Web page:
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TitleParameter estimation for transformer modeling
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Table of Contents
                            Michigan Technological University
Digital Commons @ Michigan Tech
	2002
Parameter estimation for transformer modeling
	Sung Don Cho
		Recommended Citation
COVER
ABSTRACT
ACKNOWLEDGMENTS
TABLE OF CONTENTS
LIST OF FIGURES
CHAPTER 1. INTRODUCTION
CHAPTER 2. INTRODUCTION TO TRANSFORMER MODELS
	2.1 Basic Transformer Structure
	2.2 STC (Saturable Transformer Component) Model
	2.3 BCTRAN Model
	2.4 Duality Transformation
	2.5 Coil/Winding Capacitance with Damping Resistance
	2.6 Parameter Estimation using Engineering Optimization
CHAPTER 3. THREE-PHASE TRANSFORMER MODEL
	3.1 STC Model
	3.2 BCTRAN Model
	3.3 Duality-Based Model
CHAPTER 4. PARAMETERS FOR TRANSFORMER MODEL
	4.1 Frequency-Dependency of Coil Resistance
	4.2 Winding Capacitance
	4.3 Magnetic Core Saturation
	4.4 Nonlinear Core Loss
	4.5 Separation of Eddy Current and Hysteresis Losses
	4.6 Hysteresis Loop Model
CHAPTER 5. DUALITY-DERIVED MODEL FOR THREE-PHASE TRANSFORMER
	5.1 Five-Legged Core Transformer
	5.2 Three-Legged Core Transformer
	5.3 Shell-form Transformer
CHAPTER 6. PARAMETER ESTIMATION FOR TRANSFOMER MODELS
	6.1 The Five-Legged Core Transformer
		6.1.1 Leakage Inductance Derivation
		6.1.2 Practical Implementation of Leakage inductance
		6.1.3 Core Saturation Model
		6.1.4 Core Loss Model
		6.1.5 ATP Implementation of Overall Transformer Model
	6.2 Three-Legged Core Transformer
		6.2.1 Leakage Inductance
		6.2.2 Core Saturation Model
		6.2.3 Core Loss Model
		6.2.4 ATP Implementation of Overall Transformer Model
	6.3 Shell-form Transformer
		6.3.1 Leakage Inductance
		6.3.2 Core Saturation
		6.3.3 Core Loss Model
		6.3.4 ATP Implementation of Overall Transformer Model
CHAPTER 7. SIMULATIONS FOR MODEL EVALUATION
	7.1 Comparison with BCTRAN Model
	7.2 Black Start Energization Cases at IVH Substation
		7.2.1 System Description
		7.2.2 Transformer Model
		7.2.3 Transmission Line Models
		7.2.4 Synchronous Generator Model
		7.2.5 Case Study Results
CHAPTER 8. CONCLUSIONS AND RECOMMENDATIONS FOR FUTURE WORK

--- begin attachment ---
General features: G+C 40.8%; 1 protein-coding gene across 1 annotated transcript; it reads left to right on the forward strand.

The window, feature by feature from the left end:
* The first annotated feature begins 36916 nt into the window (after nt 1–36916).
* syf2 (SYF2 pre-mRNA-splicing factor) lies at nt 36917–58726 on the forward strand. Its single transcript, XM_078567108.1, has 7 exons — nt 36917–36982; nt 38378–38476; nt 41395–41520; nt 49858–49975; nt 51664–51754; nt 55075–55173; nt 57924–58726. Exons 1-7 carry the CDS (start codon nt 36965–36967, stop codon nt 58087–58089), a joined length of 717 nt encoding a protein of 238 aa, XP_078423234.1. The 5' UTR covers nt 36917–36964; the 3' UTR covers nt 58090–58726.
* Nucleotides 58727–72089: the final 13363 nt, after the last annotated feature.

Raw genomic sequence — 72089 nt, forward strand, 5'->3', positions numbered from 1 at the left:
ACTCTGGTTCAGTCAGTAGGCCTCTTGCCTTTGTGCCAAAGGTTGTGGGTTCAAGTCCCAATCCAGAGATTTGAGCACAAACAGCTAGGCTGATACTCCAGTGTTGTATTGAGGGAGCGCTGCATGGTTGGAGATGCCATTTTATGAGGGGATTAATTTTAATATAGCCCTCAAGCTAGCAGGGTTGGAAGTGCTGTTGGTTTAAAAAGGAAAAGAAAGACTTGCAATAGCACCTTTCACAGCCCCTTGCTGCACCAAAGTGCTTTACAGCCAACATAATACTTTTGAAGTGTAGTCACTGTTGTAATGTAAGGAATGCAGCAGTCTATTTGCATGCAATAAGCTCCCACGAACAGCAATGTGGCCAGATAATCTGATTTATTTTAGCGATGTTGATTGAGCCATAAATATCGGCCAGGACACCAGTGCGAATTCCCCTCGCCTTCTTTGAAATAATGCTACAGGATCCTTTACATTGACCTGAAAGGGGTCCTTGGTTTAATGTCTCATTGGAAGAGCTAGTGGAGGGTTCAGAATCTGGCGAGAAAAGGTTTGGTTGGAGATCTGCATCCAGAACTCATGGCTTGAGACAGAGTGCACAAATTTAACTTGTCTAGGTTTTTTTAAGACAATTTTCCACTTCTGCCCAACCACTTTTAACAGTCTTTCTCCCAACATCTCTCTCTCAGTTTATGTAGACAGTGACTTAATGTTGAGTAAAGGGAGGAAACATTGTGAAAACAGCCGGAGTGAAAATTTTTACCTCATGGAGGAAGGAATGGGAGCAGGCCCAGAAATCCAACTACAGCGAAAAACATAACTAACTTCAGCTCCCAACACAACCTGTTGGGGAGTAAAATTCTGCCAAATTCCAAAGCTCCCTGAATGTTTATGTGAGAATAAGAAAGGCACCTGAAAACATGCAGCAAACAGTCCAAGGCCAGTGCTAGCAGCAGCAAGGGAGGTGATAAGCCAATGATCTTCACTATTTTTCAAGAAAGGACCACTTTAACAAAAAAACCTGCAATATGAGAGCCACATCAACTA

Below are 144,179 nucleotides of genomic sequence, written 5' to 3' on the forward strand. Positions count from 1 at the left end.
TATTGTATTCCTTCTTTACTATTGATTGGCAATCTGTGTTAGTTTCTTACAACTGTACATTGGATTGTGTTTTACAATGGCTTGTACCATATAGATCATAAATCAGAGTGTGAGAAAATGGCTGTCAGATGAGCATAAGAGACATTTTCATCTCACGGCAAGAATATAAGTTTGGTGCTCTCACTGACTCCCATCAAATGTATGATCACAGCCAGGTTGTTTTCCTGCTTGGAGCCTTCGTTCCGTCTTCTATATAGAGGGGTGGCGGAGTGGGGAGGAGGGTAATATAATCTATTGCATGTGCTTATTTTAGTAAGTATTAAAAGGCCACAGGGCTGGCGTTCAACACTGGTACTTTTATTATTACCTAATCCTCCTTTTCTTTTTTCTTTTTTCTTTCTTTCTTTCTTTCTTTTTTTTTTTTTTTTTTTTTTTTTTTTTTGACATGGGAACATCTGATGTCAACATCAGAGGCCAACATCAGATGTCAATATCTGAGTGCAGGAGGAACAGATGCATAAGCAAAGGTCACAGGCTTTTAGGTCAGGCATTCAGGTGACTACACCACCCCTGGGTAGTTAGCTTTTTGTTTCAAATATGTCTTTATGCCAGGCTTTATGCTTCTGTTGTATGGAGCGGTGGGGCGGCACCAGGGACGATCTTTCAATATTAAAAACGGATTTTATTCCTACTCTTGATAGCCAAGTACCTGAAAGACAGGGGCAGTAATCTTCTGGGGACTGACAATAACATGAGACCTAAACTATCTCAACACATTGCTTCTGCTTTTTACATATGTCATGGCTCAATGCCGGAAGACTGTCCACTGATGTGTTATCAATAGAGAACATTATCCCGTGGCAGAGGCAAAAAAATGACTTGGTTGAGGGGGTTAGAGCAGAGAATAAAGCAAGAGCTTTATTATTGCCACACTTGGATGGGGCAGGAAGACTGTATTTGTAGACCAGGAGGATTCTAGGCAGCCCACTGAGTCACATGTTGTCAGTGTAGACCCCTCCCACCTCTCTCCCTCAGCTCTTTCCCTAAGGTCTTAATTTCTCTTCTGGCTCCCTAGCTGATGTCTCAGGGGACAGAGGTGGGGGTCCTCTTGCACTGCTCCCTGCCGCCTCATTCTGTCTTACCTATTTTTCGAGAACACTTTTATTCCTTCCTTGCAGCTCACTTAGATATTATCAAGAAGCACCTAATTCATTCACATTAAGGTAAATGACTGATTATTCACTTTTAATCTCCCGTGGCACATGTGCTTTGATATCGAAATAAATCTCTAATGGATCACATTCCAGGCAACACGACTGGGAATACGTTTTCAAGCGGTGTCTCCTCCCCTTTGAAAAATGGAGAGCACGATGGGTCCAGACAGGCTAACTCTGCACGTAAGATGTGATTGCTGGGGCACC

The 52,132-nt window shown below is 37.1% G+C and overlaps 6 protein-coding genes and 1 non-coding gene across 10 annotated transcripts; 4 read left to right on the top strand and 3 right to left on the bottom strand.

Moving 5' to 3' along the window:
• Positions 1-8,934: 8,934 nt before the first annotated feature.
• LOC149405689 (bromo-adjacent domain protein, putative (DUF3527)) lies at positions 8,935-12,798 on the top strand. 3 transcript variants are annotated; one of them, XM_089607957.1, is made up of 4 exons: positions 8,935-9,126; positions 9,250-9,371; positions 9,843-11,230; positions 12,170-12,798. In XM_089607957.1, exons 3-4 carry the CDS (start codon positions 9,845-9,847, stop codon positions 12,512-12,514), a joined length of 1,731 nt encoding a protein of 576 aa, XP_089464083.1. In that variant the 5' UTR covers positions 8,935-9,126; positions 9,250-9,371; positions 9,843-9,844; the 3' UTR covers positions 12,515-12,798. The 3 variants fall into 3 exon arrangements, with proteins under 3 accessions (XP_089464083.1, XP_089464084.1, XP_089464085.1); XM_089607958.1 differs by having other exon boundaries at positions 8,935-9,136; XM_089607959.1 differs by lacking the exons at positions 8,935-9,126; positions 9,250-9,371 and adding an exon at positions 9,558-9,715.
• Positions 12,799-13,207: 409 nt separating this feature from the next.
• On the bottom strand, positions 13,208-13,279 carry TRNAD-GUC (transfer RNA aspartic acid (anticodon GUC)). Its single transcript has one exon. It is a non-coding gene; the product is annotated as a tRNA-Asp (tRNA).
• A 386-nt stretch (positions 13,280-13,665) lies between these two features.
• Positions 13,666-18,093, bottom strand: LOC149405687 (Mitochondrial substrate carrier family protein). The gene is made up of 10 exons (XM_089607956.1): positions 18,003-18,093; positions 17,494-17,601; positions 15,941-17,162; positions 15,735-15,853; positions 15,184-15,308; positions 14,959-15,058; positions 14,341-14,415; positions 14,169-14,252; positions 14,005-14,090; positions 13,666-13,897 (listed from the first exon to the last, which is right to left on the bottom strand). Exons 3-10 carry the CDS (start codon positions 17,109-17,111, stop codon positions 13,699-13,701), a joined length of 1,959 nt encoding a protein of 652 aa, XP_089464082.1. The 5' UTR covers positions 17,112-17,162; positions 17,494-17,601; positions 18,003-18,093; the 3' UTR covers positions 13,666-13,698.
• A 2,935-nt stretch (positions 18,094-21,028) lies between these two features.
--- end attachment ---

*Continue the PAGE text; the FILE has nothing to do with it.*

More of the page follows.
REFERENCES
APPENDIX A: SAMPLE ATP DATA FILE
APPENDIX B: MATLAB CODE LISTING
APPENDIX C: TRANSFORMER FACTORY TEST REPORT
                        
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Michigan Technological University
Digital Commons @ Michigan

Tech
Dissertations, Master's Theses and Master's Reports
- Open

Dissertations, Master's Theses and Master's Reports

2002

Parameter estimation for transformer modeling
Sung Don Cho
Michigan Technological University

Copyright 2002 Sung Don Cho

Follow this and additional works at: http://digitalcommons.mtu.edu/etds

Part of the Electrical and Computer Engineering Commons

Recommended Citation
Cho, Sung Don, "Parameter estimation for transformer modeling", Dissertation, Michigan Technological University, 2002.
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Page 2

PARAMETER ESTIMATION
FOR TRANSFORMER MODELING




By


SUNG DON CHO




A DISSERTATION


Submitted in partial fulfillment of the requirements

for the degree of

DOCTOR OF PHILOSOPHY
ELECTRICAL ENGINEERING







MICHIGAN TECHNOLOGICAL UNIVERSITY

December 2002

Copyright  Sung D. Cho 2002

Page 113

- 96 -

Results of MATLAB Simulations

Using the optimization technique Fmincon, the results are a= 8.9379 and b=

0.5714 for the B-H equation. Figure 6.8 shows the B-H curve. The calculated RMS

currents for three phases are [109.2177 102.3031 102.3032]A at 100% voltage. The

calculated average rms current is 104.61 and the difference from test report is 0.412 A.

The calculated RMS phases currents are [229.3830 221.6717 221.6718]A at 110%

voltage. The calculated average RMS current is 224.24 A and the difference between test

report is 0.13 A.

0 50 100 150 200 250 300 350 400
0

0.2

0.4

0.6

0.8

1

1.2

1.4

1.6

1.8

H (A/m)

B
(

T
)



Figure 6.8 B-H Curve for Each Section

The magnetizing curves have the magnetic induction (B in Tesla) on the vertical

axis and magnetizing force (H in A/m) on the horizonal axis. However, in the electrical

equivalent circuit model, the magnetization inductance is represented by a piecewise

linear λ-i curve. As explained in Section 4.3, it is possible to convert magnetic induction

Page 114

- 97 -

to flux linked (λ in Wb-turn) and magnetizing force to current (i in A). The scaling

factors are given as:

λ = B × A × N (6.25)


Where, B = the magnetic induction in Tesla, A = the core cross section in m2
N = the number of winding turns of the winding the induction is referred
to.

The relation between magnetizing force and current is given as:

i=H× L (6.26)


where, H = Magnetizing force in A/m, i = current in ameperes
L = the length of the flux path through the core in meters.

Figure 6.9 shows the λ-i curve for each core section of the example transformer.

Figure 6.10 shows the current waveforms of core sections at 100% voltage simulated

using MATLAB. Figure 6.11 shows the current waveforms of lines at 100% voltage

simulated using MATLAB.

0 50 100 150 200 250 300 350 400
0

10

20

30

40

50

60

i (Ampere)

La
m

bd
a

(W
b-

t)

Leg-1
Yoke
Outer


Figure 6.9 λ-i Curve for Each Section

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APPENDIX C: TRANSFORMER FACTORY TEST REPORT

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